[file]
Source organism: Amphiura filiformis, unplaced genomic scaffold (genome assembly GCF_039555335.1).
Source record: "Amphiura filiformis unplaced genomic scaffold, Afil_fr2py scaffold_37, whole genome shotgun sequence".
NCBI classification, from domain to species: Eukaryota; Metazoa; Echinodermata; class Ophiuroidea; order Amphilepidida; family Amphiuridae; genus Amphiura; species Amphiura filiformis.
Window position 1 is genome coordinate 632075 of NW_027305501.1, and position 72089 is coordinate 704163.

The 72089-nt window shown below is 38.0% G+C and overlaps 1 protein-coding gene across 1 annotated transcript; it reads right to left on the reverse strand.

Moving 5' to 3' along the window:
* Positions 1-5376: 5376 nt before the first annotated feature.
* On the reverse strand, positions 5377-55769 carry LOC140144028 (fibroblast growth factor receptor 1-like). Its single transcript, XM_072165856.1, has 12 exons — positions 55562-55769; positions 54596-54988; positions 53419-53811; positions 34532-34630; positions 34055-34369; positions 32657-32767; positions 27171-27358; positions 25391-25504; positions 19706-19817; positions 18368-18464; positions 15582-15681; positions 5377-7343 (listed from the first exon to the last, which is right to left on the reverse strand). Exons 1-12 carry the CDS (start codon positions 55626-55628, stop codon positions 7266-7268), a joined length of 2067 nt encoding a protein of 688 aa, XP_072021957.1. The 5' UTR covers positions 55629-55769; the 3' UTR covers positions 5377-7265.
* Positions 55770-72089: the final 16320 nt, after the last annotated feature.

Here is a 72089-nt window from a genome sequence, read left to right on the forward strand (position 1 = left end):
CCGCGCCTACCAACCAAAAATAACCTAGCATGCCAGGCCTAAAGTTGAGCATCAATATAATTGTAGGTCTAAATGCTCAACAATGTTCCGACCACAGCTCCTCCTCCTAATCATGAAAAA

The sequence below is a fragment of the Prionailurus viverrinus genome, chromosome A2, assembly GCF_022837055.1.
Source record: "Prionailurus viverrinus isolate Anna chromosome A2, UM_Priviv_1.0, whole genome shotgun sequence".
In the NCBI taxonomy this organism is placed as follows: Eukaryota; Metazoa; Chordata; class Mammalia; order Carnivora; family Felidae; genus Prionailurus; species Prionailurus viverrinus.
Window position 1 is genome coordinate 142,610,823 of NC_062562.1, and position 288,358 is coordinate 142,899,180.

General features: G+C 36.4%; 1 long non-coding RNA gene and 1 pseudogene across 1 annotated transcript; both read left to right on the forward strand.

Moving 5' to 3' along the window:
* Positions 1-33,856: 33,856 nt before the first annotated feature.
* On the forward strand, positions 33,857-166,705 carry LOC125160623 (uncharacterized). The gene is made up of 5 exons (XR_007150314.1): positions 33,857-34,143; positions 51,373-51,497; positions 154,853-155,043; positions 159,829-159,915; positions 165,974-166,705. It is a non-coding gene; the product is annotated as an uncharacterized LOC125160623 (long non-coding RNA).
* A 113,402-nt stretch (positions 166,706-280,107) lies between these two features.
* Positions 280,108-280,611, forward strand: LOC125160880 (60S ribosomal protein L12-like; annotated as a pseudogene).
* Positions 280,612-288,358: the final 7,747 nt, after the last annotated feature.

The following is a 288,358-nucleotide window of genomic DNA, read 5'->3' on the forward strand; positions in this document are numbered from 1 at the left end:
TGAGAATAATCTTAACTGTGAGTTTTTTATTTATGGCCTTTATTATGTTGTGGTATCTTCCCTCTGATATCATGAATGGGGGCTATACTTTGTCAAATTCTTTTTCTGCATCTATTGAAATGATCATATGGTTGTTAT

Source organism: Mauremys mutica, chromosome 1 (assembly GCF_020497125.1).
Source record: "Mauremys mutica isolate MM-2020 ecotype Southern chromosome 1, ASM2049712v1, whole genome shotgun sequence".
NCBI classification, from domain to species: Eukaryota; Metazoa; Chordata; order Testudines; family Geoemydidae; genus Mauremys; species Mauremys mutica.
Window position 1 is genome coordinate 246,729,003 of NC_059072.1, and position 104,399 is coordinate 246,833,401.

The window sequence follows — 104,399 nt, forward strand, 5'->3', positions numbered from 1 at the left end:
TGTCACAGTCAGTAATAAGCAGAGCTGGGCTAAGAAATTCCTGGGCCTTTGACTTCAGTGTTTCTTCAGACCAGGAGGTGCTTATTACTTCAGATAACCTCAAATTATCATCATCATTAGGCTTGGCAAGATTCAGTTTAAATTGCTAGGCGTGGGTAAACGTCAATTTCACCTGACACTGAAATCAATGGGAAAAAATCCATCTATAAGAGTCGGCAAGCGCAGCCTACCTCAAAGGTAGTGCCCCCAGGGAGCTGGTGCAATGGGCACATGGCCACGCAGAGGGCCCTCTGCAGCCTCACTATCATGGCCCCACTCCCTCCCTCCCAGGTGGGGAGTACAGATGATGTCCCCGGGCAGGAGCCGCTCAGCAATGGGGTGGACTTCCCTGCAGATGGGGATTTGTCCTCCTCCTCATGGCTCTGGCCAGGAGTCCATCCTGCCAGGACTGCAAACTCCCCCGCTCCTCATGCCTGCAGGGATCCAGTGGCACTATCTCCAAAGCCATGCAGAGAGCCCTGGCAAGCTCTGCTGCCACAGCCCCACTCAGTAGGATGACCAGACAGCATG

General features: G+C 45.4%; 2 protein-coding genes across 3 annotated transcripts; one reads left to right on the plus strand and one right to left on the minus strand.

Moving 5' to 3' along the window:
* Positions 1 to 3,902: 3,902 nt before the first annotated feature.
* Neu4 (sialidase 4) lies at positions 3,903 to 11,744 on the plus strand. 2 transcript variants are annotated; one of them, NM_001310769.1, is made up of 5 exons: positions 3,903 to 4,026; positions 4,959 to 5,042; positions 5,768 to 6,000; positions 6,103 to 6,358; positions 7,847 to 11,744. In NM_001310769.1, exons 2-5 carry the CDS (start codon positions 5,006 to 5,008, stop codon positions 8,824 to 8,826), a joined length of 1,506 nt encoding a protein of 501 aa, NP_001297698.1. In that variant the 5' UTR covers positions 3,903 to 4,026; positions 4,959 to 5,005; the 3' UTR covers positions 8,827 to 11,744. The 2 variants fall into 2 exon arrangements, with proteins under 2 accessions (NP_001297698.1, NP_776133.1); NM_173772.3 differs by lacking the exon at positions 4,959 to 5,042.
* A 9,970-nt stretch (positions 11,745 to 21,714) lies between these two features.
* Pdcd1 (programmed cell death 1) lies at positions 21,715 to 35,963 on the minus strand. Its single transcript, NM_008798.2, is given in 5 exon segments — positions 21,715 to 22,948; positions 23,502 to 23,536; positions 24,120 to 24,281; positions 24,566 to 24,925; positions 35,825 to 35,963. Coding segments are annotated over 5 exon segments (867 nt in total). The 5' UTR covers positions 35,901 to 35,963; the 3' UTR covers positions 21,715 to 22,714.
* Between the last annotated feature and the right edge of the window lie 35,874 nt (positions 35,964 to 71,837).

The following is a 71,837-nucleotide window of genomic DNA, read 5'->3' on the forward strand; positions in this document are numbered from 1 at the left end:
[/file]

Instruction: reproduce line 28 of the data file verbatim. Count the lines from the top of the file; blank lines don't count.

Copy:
Window position 1 is genome coordinate 246,729,003 of NC_059072.1, and position 104,399 is coordinate 246,833,401.